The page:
And on it went, into my issues with boundaries in personal relationships, my ability to parent, and so on. Devastating. And at the same time, D. was at a conference and I was preparing to take S. on our first international flight alone together. I was suddenly all too aware of how I was spinning instead of properly packing for the trip. Not to exaggerate: I did get it done and we made it through the flight just fine. I do finish tasks (I have a Ph.D., after all), but I find it incredibly challenging to do simpler things like get S. fed, dressed and out the door on time in the morning. If I’m dealing with only myself… well, let’s just say I sometimes forget to shave one leg or comb my hair, but I feel good enough that it just cracks me up. D. thinks I’m rigid in my schedule, but I need to stick on a schedule or I’ll forget to eat and have a meltdown.

Another point raised in the survey was whether the participant had to be the caretaker in the family. In my childhood home we fended for ourselves quite a lot and did all or most of the cooking and cleaning for several years. We quickly became autonomous, but I’m starting to angrily realize that I didn’t have a chance to see how a parent should take care of a child. I’m really just striking out on my own, perhaps over permissively and over indulgently, but I only know the way my parents did it was upsetting for me as a child.

Anger is possibly a good step, but I’m not sure I’ve ever felt more hopeless about the amount of work I have left to do as a result of this hoarding mess.

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4 responses to “surveys that take it out of you

  1. When I saw the title of your post I knew EXACTLY which survey you were talking about! *Whew* I did it too and felt very much like you did. Very.Much. I had the same kind of self discovery happening, the same kind of “this was not fair to me, us as kids” type. And now we’re moving – my own family – so the house is starting to “get” to me because, honestly, I have no idea where to begin to organize all this stuff . . . . .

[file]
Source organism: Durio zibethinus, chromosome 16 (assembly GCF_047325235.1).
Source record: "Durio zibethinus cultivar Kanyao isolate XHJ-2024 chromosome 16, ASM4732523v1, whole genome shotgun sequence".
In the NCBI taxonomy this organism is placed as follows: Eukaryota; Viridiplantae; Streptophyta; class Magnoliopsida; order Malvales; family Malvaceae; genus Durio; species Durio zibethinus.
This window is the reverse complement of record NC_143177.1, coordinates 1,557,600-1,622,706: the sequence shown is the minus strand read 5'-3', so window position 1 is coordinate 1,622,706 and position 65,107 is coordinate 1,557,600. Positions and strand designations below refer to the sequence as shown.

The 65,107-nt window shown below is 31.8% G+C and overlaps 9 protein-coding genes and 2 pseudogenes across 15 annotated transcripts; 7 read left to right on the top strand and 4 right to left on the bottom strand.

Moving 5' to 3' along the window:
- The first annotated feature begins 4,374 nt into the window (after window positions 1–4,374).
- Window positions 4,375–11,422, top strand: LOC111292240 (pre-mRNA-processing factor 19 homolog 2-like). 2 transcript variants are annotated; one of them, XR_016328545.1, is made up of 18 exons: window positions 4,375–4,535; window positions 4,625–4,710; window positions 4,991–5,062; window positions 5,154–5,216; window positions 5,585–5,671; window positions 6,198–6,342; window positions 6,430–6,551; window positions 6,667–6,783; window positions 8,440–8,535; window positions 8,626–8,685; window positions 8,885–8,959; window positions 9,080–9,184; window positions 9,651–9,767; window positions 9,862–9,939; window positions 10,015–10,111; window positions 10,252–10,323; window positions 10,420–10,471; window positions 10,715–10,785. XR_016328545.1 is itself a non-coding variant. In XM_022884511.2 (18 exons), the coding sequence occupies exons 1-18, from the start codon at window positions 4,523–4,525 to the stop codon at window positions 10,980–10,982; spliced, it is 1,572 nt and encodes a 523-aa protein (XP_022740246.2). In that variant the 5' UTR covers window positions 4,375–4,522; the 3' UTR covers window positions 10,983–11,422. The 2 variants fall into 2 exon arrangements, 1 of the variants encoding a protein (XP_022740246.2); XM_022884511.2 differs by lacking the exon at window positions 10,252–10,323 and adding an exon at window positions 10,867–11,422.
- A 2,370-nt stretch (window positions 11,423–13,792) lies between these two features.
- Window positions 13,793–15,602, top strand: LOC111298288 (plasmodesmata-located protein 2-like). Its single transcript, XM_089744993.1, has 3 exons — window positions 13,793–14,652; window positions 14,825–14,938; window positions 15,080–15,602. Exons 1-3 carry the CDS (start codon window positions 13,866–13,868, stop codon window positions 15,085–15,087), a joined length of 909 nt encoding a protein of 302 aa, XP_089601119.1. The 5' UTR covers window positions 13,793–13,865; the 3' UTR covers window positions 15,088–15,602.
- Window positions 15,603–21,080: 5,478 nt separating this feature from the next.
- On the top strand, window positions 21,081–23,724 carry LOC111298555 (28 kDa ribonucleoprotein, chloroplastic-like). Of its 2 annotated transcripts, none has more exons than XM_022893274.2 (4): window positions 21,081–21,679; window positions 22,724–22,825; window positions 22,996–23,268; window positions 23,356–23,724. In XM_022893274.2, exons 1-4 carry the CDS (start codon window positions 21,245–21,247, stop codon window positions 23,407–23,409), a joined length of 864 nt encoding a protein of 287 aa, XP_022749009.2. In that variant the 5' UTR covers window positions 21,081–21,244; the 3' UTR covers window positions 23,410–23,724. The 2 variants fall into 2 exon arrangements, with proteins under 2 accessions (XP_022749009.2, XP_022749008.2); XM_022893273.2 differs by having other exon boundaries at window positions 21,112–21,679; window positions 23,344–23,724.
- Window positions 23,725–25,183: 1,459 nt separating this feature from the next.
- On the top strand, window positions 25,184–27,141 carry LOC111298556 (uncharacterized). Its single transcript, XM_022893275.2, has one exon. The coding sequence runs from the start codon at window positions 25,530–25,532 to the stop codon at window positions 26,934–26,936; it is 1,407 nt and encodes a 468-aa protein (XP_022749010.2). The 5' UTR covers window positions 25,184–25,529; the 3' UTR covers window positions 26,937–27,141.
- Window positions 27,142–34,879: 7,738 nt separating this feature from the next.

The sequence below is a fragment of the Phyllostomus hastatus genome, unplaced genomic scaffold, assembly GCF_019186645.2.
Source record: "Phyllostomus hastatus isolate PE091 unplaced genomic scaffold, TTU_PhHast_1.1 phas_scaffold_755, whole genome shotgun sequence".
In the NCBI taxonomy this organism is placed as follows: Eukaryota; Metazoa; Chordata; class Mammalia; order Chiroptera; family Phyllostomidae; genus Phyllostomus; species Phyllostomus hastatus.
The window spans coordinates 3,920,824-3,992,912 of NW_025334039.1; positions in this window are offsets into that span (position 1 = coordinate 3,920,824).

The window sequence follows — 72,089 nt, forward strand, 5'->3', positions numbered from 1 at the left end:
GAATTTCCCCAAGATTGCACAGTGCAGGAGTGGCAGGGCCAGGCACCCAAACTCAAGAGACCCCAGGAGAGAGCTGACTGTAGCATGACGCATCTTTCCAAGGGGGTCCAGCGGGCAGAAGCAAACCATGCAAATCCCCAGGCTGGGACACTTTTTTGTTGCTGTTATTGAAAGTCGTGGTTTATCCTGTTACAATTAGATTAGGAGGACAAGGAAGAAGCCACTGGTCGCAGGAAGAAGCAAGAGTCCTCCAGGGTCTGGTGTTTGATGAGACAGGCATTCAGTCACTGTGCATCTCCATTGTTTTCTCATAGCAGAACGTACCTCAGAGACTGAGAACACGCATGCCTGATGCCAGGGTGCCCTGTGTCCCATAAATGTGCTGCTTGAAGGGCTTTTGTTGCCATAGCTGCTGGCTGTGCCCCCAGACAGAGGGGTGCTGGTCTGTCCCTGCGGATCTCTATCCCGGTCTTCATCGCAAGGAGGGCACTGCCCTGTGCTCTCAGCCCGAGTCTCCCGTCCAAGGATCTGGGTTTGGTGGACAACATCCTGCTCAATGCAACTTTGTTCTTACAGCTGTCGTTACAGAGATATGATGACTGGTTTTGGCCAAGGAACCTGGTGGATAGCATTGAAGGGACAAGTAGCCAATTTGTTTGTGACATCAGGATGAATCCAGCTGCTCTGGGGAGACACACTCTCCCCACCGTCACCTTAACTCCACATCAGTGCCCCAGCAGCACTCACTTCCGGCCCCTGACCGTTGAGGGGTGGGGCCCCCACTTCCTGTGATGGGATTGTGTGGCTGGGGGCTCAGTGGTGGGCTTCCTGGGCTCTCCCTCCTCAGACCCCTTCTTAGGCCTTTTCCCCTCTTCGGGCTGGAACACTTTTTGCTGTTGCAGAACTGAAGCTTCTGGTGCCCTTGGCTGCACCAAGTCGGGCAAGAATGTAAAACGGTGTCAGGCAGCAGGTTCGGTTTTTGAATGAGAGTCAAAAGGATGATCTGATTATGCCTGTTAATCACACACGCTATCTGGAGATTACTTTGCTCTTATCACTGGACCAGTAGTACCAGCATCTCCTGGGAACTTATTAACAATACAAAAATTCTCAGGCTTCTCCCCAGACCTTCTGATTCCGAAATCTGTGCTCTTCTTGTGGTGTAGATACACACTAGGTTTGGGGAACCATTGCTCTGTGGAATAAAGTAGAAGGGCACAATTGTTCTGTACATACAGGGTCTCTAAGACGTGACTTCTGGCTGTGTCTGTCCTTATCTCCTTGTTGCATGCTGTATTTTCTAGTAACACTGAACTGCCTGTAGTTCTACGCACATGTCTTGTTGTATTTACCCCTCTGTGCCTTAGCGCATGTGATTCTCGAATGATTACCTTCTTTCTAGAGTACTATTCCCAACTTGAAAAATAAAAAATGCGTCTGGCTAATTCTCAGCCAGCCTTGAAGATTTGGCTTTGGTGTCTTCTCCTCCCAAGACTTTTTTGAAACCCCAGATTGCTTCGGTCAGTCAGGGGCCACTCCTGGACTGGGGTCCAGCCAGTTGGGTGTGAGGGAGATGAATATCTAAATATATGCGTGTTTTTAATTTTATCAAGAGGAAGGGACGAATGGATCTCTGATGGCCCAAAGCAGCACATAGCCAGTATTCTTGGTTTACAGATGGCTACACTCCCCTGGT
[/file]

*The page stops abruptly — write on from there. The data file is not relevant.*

Craziness. Crazy survey. Very interested to see the results from it once it’s done.

    • Thank you, Michelle, for letting me know I’m not alone. This has been a constant process of discovery over the past months since I (quite innocently) started the blog. I had no clue how deep the issues ran on that fateful day when I struggled to let D. throw out my broken suitcase and started realizing how the hoard was chasing me down. I’m very sorry you have to struggle through the minutiae, too, but I’m appreciative.

  2. My grandfather didn’t hoard until his wife died and my mother and uncle left the house. But he was always mentally ill, respecting no one’s boundaries except his own. Frankly, he was an asshole.

    My MIL, as Greg gets deeper into his dig into her hoard, it seems she had hoarding tendencies for years. Before her son was even born. Now that Greg is examining the family’s findings, he’s remembering stuff creeping into spaces of his own (oxymoron), and hearing memories from friends and babysitters which confirm this. Her hoard exploded once Greg left the house and he never went back.

    I’m very glad you participated in the research; it should help others. Anger is healthy in this situation. COH’s often follow the five stages of grieving. You are grieving the childhood and parents you deserved, but will never have.

    Great post! Now get angry so that you can move onto the final stage: acceptance.

    • Sid, I always appreciate your comments. I have been thinking about your willingness to meddle and I’m slowly forming a blogpost tribute to your efforts. It’s so unlike me to get into anyone else’s business (see above boundary issues), although I often wonder what kind of opportunities would arise if I would. So thank you for reading, commenting, participating, and speaking your mind.